Why we do what we do: Preu Chod and Trelda is one of the oldest festivals of central Bhutan. Preu Chod and Trelda Tshechu are occasions for Bhutanese to celebrate the anniversary of Guru Rinpoche. Preu Chod, literally means the offering (chodpa) of the monkey month (preu dawa), preu being a local Bhutanese pronunciation of the classical term treu (སྤྲེའུ་). Trelda refers to the Monkey month (སྤྲེལ་ཟླ་). The twelve months in Bhutanese calendar are associated to the twelve animal signs and Guru Rinpoche was born on the 10th day of the Monkey month.
However, different calendar calculations allocate the Monkey sign to different months. Thus, the Monkey month is identified to be the 3rd Bhutanese month by some, 4th by others and 5th or 6th month by yet others. Thus, in some parts of Bhutan, Preu Chod is celebrated in the third month while in others, it is celebrated in the 4th month. Similary, Treda is observed in the 5th month by some and 6th month by others. Whichever the case may be, the 10th day (ཚེས་བཅུ་) of the Monkey month is the day Guru Rinpoche is believed to have been born and the day when he carried out many enlightened activities.
To the Bhutanese, Guru Rinpoche is not just ‘a precious teacher’ and historical figure who brought Buddhism to Bhutan in the 8th century but he is a quintessential divinity. From the first prayers toddlers mumble to the grand state festivals, from fleeting dreams of hermits to formidable public monuments, Guru Rinpoche forms the focus of Bhutanese spirituality and religious culture. Bhutanese pray to him for health, wealth, long life, safety, happy rebirth, success in business, war, exams and virtually in all affairs of life. Above all, he is considered to be the unsurpassed guide to enlightenment for the people of hidden lands such as Bhutan. He is the epitome of Bhutan’s religious ideals and can be rightly considered the spiritual father or patron saint of Bhutan. The Bhutanese world is imbued with Guru Rinpoche’s presence and blessings.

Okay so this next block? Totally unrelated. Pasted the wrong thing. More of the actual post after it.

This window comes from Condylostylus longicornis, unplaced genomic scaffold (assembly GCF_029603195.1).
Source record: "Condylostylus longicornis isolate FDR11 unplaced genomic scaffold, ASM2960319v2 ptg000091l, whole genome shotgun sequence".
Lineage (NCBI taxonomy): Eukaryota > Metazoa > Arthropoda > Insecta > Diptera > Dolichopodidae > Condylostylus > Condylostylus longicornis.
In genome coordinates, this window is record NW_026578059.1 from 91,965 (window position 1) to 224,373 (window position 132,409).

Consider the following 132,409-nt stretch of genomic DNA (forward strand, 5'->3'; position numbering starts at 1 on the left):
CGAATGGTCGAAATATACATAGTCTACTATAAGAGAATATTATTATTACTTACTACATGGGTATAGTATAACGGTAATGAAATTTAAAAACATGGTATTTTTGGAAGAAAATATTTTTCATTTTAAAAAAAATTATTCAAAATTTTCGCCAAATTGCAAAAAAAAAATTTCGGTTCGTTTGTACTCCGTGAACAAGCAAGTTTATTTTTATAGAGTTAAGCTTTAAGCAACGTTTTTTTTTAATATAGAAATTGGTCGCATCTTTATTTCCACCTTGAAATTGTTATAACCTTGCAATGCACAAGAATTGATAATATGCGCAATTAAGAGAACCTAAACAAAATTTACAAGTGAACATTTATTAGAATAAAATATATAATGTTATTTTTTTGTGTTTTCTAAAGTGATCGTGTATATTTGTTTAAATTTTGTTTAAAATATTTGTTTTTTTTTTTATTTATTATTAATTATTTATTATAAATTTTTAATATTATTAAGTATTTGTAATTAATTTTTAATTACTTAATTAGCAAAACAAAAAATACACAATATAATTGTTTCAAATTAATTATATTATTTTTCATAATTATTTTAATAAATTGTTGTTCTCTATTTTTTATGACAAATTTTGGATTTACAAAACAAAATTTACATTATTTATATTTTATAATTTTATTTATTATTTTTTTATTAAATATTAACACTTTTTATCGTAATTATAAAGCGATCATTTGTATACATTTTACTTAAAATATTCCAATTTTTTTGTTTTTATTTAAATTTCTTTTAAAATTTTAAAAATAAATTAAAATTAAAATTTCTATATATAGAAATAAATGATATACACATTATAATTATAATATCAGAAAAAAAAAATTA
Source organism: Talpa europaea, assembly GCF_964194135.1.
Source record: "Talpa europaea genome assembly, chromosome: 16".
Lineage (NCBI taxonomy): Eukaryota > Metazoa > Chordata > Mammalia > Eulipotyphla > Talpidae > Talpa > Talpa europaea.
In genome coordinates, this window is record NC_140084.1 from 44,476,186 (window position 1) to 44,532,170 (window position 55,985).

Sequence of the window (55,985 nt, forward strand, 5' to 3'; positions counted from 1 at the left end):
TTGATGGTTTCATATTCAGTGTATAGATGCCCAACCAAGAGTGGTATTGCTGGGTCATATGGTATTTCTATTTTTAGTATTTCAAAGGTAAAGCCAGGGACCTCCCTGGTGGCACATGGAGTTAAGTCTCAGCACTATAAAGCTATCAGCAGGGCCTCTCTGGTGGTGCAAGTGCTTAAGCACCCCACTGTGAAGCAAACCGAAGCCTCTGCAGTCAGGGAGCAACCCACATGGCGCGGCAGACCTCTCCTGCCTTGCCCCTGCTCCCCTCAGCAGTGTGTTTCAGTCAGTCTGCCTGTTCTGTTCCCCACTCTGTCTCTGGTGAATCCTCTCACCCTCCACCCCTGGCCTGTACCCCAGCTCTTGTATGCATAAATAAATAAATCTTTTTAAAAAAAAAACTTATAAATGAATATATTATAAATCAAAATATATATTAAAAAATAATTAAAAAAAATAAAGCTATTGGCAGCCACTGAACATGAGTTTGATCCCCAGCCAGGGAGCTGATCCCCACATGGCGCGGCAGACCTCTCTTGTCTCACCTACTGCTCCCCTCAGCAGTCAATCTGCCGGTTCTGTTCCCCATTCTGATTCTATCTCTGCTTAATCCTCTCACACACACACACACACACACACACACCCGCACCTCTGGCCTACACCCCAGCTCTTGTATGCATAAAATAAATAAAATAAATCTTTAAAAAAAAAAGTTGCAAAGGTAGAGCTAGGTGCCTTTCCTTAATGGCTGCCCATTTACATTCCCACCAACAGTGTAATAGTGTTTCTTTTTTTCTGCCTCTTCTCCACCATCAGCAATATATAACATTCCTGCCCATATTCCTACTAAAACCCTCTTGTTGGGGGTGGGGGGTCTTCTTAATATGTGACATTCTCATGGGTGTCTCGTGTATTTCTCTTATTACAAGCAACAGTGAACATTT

On the day of Preu Chod, Guru Rinpoche is believed to visit all shrines and homes. Thus, in the Bumthang, Kurtoe and Kheng areas of Bhutan, people clean their houses in preparation of Guru Rinpoche’s visit. Men go to the forest to fetch flowers which blooms around this time to offer them to Guru Rinpoche. The women sweep every nook and cranny of their houses and prepare offerings of food. Because Guru Rinpoche, with the miraculous power in his enlightened mind, is said to approach in numerous emanations through any openings, people clean, fumigate and fill the entrances and crevices of their houses with incenses and flowers.
Guru Rinpoche is believed to arrive riding the rays of the morning sun, thus offerings of food and drinks are laid out in the morning. People make all kinds of local cookies and offer them with vegetables and fruits. In some places, special dishes are made and special songs are sung.
The Preu Chod and Treda are special occasions to be in the awareness of Guru Rinpoche and to remember the inner values of non-violence, compassion, wisdom and enlightenment which Guru Rinpoche so thoroughly embodies.
Dr Karma Phuntsho is the President of the Loden Foundation, director of Shejun Agency for Bhutan’s Cultural Documentation and author of The History of Bhutan